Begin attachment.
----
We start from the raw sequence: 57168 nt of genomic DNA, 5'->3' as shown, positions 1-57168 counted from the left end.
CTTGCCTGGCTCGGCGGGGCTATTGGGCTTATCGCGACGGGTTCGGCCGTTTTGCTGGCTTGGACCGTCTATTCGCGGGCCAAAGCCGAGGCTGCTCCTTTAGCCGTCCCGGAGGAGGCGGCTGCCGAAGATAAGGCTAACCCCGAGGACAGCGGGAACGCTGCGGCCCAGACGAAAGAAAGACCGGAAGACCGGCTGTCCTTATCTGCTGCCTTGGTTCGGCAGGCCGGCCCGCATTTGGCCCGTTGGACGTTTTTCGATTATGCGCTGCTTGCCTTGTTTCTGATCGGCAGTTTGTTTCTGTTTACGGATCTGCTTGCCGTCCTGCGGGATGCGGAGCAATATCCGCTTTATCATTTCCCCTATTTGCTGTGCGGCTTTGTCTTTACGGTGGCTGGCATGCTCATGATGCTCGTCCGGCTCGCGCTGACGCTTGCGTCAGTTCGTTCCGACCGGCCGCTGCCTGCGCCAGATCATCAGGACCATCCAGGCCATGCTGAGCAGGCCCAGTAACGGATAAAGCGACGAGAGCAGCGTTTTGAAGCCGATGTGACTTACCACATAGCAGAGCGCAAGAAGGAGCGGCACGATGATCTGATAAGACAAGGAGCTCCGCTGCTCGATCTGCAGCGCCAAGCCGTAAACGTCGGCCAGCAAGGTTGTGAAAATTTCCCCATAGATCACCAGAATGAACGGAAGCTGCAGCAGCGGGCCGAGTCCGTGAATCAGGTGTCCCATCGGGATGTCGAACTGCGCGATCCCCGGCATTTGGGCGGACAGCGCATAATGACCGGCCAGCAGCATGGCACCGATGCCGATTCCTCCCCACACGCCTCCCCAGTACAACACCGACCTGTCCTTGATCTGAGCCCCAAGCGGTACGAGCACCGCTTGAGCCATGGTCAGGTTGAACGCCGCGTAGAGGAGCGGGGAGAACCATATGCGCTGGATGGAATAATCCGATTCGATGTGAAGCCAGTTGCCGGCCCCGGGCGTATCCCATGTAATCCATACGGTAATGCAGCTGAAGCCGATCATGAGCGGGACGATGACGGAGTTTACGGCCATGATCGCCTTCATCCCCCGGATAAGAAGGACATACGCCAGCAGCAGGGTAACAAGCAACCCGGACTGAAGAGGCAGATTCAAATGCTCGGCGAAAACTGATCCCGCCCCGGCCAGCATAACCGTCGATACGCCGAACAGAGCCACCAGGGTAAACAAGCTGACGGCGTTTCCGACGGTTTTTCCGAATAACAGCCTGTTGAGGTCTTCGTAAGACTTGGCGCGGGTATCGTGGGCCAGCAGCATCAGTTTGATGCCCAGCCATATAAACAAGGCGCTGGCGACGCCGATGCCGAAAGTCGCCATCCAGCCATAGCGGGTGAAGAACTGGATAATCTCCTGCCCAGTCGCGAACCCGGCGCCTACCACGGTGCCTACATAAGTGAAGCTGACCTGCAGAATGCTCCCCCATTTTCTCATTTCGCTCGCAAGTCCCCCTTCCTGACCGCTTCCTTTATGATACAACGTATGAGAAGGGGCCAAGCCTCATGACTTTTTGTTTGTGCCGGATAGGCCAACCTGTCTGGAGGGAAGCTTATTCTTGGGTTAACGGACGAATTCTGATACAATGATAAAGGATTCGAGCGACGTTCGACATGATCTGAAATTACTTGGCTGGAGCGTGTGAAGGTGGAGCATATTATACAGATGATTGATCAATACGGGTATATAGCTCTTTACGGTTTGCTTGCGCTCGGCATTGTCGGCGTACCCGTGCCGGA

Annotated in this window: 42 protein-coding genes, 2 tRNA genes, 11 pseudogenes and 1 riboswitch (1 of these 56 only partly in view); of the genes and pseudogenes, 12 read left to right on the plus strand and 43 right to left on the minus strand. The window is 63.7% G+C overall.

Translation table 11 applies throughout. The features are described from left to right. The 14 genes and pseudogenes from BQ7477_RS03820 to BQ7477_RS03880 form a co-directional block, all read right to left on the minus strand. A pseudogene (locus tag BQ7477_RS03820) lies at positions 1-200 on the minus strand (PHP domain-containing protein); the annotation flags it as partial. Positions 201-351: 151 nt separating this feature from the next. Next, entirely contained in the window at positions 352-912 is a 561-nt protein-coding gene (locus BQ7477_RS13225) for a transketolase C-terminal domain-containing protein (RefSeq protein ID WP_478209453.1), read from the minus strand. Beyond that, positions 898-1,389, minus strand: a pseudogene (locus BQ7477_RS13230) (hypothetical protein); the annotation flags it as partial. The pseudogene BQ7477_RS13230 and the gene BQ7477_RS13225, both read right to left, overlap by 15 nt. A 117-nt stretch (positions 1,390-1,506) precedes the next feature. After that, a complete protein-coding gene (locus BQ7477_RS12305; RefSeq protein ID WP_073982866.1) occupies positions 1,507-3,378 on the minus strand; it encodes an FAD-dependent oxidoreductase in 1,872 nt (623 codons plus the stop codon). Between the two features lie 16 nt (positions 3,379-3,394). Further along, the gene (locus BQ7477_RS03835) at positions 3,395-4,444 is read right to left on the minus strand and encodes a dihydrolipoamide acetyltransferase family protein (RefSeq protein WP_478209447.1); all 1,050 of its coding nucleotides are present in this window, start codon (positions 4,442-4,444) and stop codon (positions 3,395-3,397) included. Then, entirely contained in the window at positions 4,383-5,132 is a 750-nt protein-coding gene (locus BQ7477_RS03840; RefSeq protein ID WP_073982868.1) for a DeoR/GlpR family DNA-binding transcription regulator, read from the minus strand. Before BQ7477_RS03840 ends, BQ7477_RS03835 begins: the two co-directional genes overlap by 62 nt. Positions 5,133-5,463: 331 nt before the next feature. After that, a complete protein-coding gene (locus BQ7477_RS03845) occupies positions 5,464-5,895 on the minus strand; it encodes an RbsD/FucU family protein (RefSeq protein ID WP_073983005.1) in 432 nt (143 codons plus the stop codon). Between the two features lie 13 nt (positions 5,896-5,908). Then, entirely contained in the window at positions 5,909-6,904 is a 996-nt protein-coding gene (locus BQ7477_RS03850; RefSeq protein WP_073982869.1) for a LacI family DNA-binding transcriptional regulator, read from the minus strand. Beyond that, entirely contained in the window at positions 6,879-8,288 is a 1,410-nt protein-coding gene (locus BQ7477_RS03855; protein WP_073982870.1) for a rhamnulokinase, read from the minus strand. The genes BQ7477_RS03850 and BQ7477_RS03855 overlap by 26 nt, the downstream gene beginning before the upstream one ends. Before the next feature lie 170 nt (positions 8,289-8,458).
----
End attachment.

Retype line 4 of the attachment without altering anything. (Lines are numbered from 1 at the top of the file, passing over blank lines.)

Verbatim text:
Translation table 11 applies throughout. The features are described from left to right. The 14 genes and pseudogenes from BQ7477_RS03820 to BQ7477_RS03880 form a co-directional block, all read right to left on the minus strand. A pseudogene (locus tag BQ7477_RS03820) lies at positions 1-200 on the minus strand (PHP domain-containing protein); the annotation flags it as partial. Positions 201-351: 151 nt separating this feature from the next. Next, entirely contained in the window at positions 352-912 is a 561-nt protein-coding gene (locus BQ7477_RS13225) for a transketolase C-terminal domain-containing protein (RefSeq protein ID WP_478209453.1), read from the minus strand. Beyond that, positions 898-1,389, minus strand: a pseudogene (locus BQ7477_RS13230) (hypothetical protein); the annotation flags it as partial. The pseudogene BQ7477_RS13230 and the gene BQ7477_RS13225, both read right to left, overlap by 15 nt. A 117-nt stretch (positions 1,390-1,506) precedes the next feature. After that, a complete protein-coding gene (locus BQ7477_RS12305; RefSeq protein ID WP_073982866.1) occupies positions 1,507-3,378 on the minus strand; it encodes an FAD-dependent oxidoreductase in 1,872 nt (623 codons plus the stop codon). Between the two features lie 16 nt (positions 3,379-3,394). Further along, the gene (locus BQ7477_RS03835) at positions 3,395-4,444 is read right to left on the minus strand and encodes a dihydrolipoamide acetyltransferase family protein (RefSeq protein WP_478209447.1); all 1,050 of its coding nucleotides are present in this window, start codon (positions 4,442-4,444) and stop codon (positions 3,395-3,397) included. Then, entirely contained in the window at positions 4,383-5,132 is a 750-nt protein-coding gene (locus BQ7477_RS03840; RefSeq protein ID WP_073982868.1) for a DeoR/GlpR family DNA-binding transcription regulator, read from the minus strand. Before BQ7477_RS03840 ends, BQ7477_RS03835 begins: the two co-directional genes overlap by 62 nt. Positions 5,133-5,463: 331 nt before the next feature. After that, a complete protein-coding gene (locus BQ7477_RS03845) occupies positions 5,464-5,895 on the minus strand; it encodes an RbsD/FucU family protein (RefSeq protein ID WP_073983005.1) in 432 nt (143 codons plus the stop codon). Between the two features lie 13 nt (positions 5,896-5,908). Then, entirely contained in the window at positions 5,909-6,904 is a 996-nt protein-coding gene (locus BQ7477_RS03850; RefSeq protein WP_073982869.1) for a LacI family DNA-binding transcriptional regulator, read from the minus strand. Beyond that, entirely contained in the window at positions 6,879-8,288 is a 1,410-nt protein-coding gene (locus BQ7477_RS03855; protein WP_073982870.1) for a rhamnulokinase, read from the minus strand. The genes BQ7477_RS03850 and BQ7477_RS03855 overlap by 26 nt, the downstream gene beginning before the upstream one ends. Before the next feature lie 170 nt (positions 8,289-8,458).